Measurement of econtent reuse is another critical factor in determining ROI, according to Bret Freeman, senior sales engineer for Vasont Systems. "The more a company can increase the reuse of content, the more their man hours will decrease," Freeman says. "But most companies don't track content reuse. If they did, they'd be surprised how much they have."
Vasont's software enables companies to track the use of econtent across the enterprise. In a sampling of its customers, Vasont found that 71% reused econtent. By tracking such reuse, a company can better allocate resources such as knowledge workers, Freeman says. Though large high-tech companies were the first users of this technology, it's increasingly making its way into mid-size and smaller firms, according to Freeman.
Monti Lawrence, content repository librarian for Symantec Corp., a Vasont customer, says that tracking of econtent has helped the company improve the translation efficiency of electronic and print publications (software support materials) and has also helped the company produce econtent and print materials more quickly.
Acquired Content Value
How others use your content on the web or through other delivery mechanisms is not the only critical information about content usage. Many types of businesses license costly content for use within their organizations and want to ensure that this content is being used and is earning its keep. The legal profession provides an example of a need for content ROI: as law firms have come to rely more on econtent databases such as Westlaw and LexisNexis for legal research, it has become more critical to accurately account for their actual use of these resources.
"A majority of the research is done online now rather than with books," says Scott Mulka, director of marketing for Advanced Productivity Software, Inc. "While each of them may have some unique content, there's a lot of duplication among them. Librarians need better usage statistics and metrics so that they can cost-justify the digital databases they subscribe to. By using indexing systems, they know the frequency of the use of content."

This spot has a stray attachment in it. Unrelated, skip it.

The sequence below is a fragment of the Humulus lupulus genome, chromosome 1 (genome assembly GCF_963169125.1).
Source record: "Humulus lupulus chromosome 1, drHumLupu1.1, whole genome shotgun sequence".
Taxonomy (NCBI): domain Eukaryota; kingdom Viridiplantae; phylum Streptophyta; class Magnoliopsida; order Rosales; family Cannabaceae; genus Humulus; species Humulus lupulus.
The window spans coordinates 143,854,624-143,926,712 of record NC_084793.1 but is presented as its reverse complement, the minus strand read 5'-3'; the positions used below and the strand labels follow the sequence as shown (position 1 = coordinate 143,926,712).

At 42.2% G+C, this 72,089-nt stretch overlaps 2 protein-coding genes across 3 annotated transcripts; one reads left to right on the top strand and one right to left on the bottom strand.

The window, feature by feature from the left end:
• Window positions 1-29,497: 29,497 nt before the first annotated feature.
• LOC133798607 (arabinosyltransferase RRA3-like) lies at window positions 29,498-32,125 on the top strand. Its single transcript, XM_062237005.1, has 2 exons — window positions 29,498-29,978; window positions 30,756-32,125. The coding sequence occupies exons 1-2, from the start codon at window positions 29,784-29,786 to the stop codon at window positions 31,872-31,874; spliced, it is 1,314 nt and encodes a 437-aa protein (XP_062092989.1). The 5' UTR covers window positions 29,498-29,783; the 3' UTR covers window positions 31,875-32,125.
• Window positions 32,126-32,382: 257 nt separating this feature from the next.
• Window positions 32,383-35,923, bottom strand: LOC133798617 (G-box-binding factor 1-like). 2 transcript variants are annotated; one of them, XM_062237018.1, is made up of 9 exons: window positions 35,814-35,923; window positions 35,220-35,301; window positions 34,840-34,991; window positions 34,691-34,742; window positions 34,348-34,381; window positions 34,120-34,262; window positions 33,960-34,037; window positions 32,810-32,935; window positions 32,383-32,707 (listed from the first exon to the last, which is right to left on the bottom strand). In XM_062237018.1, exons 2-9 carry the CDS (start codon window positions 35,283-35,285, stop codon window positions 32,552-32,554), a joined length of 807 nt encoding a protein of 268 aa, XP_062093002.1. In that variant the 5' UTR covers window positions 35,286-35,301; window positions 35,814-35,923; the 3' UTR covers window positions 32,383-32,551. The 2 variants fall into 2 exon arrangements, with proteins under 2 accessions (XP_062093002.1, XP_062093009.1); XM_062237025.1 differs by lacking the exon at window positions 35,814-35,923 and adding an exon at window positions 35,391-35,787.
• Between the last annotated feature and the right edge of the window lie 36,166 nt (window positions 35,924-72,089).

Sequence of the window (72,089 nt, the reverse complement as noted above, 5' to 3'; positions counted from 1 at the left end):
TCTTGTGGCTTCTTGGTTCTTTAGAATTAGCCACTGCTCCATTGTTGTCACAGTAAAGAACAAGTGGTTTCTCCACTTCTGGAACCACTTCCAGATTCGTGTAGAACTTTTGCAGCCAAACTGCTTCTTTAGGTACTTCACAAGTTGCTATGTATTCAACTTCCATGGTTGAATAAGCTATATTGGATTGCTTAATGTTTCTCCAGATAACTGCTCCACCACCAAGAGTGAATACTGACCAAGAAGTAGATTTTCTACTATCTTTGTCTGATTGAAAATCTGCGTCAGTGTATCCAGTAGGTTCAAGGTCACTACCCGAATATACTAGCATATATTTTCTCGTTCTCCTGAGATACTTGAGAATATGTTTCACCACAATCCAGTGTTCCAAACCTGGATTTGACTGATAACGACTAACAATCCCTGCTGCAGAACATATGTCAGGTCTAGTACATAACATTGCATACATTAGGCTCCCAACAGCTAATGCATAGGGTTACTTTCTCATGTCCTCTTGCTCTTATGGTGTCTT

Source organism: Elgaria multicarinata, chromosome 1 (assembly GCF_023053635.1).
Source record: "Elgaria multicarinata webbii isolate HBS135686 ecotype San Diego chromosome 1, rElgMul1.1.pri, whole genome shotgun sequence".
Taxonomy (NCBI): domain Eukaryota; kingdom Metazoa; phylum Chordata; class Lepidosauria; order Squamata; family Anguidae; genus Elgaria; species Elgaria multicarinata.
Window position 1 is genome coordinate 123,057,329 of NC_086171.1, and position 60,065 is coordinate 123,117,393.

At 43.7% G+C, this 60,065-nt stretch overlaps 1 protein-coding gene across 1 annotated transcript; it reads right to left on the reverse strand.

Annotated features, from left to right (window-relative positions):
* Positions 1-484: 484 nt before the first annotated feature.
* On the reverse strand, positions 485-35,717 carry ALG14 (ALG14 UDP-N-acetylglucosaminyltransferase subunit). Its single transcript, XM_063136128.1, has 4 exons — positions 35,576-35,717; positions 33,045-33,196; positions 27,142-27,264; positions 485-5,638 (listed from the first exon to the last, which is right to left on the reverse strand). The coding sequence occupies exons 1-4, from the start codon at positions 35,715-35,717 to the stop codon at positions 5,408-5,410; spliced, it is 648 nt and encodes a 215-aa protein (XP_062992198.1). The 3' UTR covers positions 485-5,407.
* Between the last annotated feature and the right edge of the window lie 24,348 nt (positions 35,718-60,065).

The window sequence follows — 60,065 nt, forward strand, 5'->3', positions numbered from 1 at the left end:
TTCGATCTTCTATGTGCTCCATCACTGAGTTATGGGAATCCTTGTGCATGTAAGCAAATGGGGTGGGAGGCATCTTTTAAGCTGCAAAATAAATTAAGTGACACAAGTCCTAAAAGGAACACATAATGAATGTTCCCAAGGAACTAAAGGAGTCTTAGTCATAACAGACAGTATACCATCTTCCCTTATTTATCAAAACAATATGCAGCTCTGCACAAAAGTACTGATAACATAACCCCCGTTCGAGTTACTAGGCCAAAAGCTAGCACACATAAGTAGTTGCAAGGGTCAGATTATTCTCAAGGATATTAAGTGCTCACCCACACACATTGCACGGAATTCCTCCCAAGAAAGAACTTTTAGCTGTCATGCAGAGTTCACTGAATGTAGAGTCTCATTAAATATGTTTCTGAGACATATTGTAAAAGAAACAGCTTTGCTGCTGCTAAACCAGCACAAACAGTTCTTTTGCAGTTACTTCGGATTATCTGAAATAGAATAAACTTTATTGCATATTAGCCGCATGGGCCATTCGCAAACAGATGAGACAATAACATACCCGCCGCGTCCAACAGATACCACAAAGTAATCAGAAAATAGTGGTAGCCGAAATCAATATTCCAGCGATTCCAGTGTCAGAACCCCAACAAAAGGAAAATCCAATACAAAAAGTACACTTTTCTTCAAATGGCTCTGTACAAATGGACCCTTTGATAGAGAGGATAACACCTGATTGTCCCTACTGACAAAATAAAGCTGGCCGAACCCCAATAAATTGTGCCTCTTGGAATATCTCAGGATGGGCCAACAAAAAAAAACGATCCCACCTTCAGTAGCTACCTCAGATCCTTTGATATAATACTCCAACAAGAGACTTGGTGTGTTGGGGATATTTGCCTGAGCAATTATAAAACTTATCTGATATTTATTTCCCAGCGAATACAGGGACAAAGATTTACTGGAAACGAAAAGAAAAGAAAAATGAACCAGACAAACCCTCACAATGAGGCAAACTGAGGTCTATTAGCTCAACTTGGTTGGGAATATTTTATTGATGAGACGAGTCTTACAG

Though many of the larger econtent libraries like Westlaw and LexisNexis will provide feedback to customers on the usage of their systems, some of the smaller ones will not, according to Mulka. However, some of the smaller ones may be valuable to some law firms, while being a wasted expense to others. Measurement of actual usage is needed to determine this.
"The ability to measure the use of these databases is somewhat of a new concern, but the subscription fees for them is going up every year," Mulka says. "The information manager needs to know the full use of each database in order to justify the increase in spending." The information that they have collected in the past has been largely anecdotal.
Mulka likens the use of Advanced Productivity's indexing technology to that of a paper or electronic system that tracks how often a person checks out a book from a traditional library. Armed with this information, law firms can not only eliminate some legal databases entirely, but may also be able to reduce their licensing commitments to the larger databases, according to Mulka.
Without a doubt, content creators and consumers alike need to understand content usage in order to maximize its value. Alongside ever-emerging content offerings and delivery mechanisms, analytics will evolve to help internal and external users of econtent as well as advertisers determine how to get the best return for their digital content dollars.
Advanced Productivity Software, Inc.
Nine Systems Corp.